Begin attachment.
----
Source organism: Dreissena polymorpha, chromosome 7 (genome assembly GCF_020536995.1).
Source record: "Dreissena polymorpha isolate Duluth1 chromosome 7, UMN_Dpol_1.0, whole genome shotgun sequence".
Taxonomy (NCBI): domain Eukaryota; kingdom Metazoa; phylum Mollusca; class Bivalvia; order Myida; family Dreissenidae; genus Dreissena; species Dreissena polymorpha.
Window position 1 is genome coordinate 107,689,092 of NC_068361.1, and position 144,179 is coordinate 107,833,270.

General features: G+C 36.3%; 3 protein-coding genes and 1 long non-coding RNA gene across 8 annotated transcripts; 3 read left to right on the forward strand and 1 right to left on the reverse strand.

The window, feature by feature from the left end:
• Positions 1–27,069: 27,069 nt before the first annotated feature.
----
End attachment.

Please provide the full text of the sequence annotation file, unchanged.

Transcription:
Source organism: Dreissena polymorpha, chromosome 7 (genome assembly GCF_020536995.1).
Source record: "Dreissena polymorpha isolate Duluth1 chromosome 7, UMN_Dpol_1.0, whole genome shotgun sequence".
Taxonomy (NCBI): domain Eukaryota; kingdom Metazoa; phylum Mollusca; class Bivalvia; order Myida; family Dreissenidae; genus Dreissena; species Dreissena polymorpha.
Window position 1 is genome coordinate 107,689,092 of NC_068361.1, and position 144,179 is coordinate 107,833,270.

General features: G+C 36.3%; 3 protein-coding genes and 1 long non-coding RNA gene across 8 annotated transcripts; 3 read left to right on the forward strand and 1 right to left on the reverse strand.

The window, feature by feature from the left end:
• Positions 1–27,069: 27,069 nt before the first annotated feature.